Monday, September 3, 2007

Wednesday Sep 3

Went to movies this
eve after a long absence,
as I could not stay home
all eve.

Today's cool weather was
certainly relieving after yester-
days terrible heat, which tired
me so,

I see daily countless
beautiful girls, and I am
longing, getting older
and longing, and no
relief in sight.


Matt's Comments

Yishane, a regular reader, noted in a comment on August 10th that she had "been wondering these past few weeks whether Papa [will] ever finally be overjoyed in the diary...The year is more than half over!" And while I happen to know he won't, I do find myself looking each day for signs of his emergence from the sadness he's felt all year, some sign that he's turning a corner. So, when he writes about how today's "cool weather was certainly relieving," the amateur psychologist in me wonders if he mentions it not just because temperatures dropped from the low 90's to the low 70's overnight but because he was feeling some sense of emotional relief.

Similarly, I'd like to believe his first movie outing in months signals a lightening mood, small step back into the world at large. Unfortunately, the rest of this entry points to an opposite conclusion: he still longs for romance, still longs for marriage, still longs for the next step in his own evolution. He goes to the movies not because he wants to be entertained, but because the emptiness of his apartment, the prospect of spending another night there by himself, is intolerable.

Papa wrote earlier this year of the escapism the movies afforded him, how they transported him to a "land of enchantment" where dreams ruled and reality had no place. Since then, though, the death of his father has triggered in him a struggle to leave his childhood and his childish daydreams behind and become more acquainted with reality. (He knows, for example, he must stop imagining the perfect life he might enjoy with each woman he meets only to be disappointed when he discovers their imperfections, yet he cannot keep himself from doing it.) Today's return to the movies therefore has the bitter edge of a fall off the wagon, a reluctant return to the dreamworld that no longer serves him well.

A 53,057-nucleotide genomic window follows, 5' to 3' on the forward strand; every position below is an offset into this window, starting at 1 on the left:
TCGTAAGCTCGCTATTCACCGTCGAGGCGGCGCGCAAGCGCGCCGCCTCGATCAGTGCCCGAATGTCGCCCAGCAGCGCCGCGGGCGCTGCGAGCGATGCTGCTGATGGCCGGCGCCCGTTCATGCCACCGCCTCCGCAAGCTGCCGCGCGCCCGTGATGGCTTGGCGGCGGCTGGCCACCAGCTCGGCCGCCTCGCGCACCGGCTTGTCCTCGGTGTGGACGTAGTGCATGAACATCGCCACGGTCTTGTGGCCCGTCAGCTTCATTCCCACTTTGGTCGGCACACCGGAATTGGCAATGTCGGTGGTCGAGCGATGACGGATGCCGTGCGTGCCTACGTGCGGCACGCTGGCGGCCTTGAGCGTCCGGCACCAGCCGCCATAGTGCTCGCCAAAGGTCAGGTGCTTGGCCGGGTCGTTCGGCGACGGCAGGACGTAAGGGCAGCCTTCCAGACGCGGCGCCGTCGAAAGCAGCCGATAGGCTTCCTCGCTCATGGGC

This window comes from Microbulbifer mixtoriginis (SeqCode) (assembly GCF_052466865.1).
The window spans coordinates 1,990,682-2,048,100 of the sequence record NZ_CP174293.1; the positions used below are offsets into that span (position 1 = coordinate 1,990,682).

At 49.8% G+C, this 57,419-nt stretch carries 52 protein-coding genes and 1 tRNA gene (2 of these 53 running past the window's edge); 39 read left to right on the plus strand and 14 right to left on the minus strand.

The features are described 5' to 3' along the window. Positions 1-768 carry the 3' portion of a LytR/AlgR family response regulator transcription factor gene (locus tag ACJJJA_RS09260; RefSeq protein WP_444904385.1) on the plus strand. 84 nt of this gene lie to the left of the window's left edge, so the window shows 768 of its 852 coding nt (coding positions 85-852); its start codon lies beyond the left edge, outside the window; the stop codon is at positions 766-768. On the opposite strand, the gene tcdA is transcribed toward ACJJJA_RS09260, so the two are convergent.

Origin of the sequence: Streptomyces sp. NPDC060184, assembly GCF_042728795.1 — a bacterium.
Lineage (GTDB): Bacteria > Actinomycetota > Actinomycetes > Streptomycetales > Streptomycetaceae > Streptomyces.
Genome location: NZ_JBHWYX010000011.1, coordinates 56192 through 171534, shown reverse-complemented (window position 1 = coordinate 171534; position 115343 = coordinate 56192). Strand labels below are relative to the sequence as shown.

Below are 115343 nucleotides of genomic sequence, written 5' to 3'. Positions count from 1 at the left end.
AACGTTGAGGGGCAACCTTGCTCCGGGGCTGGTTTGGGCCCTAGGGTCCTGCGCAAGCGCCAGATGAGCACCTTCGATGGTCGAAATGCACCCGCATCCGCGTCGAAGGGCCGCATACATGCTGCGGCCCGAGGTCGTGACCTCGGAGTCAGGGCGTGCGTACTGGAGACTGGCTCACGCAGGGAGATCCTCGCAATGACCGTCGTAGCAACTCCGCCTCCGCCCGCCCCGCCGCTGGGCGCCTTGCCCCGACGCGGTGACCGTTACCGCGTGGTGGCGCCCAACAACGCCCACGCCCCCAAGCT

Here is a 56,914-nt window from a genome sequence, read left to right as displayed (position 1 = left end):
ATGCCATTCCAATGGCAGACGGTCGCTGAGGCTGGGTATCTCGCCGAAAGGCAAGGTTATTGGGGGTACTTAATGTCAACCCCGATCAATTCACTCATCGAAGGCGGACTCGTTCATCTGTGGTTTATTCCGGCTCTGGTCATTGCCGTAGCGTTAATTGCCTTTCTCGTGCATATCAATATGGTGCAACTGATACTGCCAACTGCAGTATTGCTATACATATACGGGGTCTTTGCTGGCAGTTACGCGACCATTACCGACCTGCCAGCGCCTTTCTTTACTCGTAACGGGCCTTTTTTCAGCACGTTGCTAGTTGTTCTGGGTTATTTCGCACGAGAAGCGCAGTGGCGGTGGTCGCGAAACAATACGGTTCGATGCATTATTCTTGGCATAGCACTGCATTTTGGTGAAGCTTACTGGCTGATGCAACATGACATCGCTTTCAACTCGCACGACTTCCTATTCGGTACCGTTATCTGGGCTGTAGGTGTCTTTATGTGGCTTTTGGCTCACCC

Then again, sometimes a movie is just a movie, and here are a few that he might have seen that night.

  • Lily of the Dust with Pola Negri
  • The Roman spectacle Messalina
  • Little Robinson Crusoe with Jackie Coogan (I hope Papa didn't see this at his first movie outing in months; it was panned by the New York Times)
  • The Iron Horse, John Ford's depiction of the transcontinental railroad's construction (Let's hope Papa got to see this one -- it's described as "one of the finest of Western epics" in American Silent Film by William Everson, which I'm reading now.)
  • Youth For Sale
  • The Female, with Betty Compson as Dalla, an unconventional South African woman who marries into British society
  • The Man Who Came Back, geared, according to the Times, toward "ardent enthusiasts of lurid melodrama saturated with tears, sighs, drink and drugs." Sounds good to me, even if the production did need "a lot of trimming."
  • Flirting with Love
  • Empty Hands, a story of the Canadian wilderness directed by Victor Flemming
  • Fools in the Dark, a minstrel comedy centering on the misadventures of what the Times calls "a burnt cork negro."
  • The Covered Wagon (this one's been hanging around for months)
  • The Sea Hawk
  • Janice Meredith
  • The Thief of Bagdad (also enjoying a long run)
  • Monsieur Beaucaire
  • Secrets
  • Love and Glory
  • The Fire Patrol
  • Dorothy Vernon of Haddon Hall
  • Fools in the Dark
  • Love and Glory

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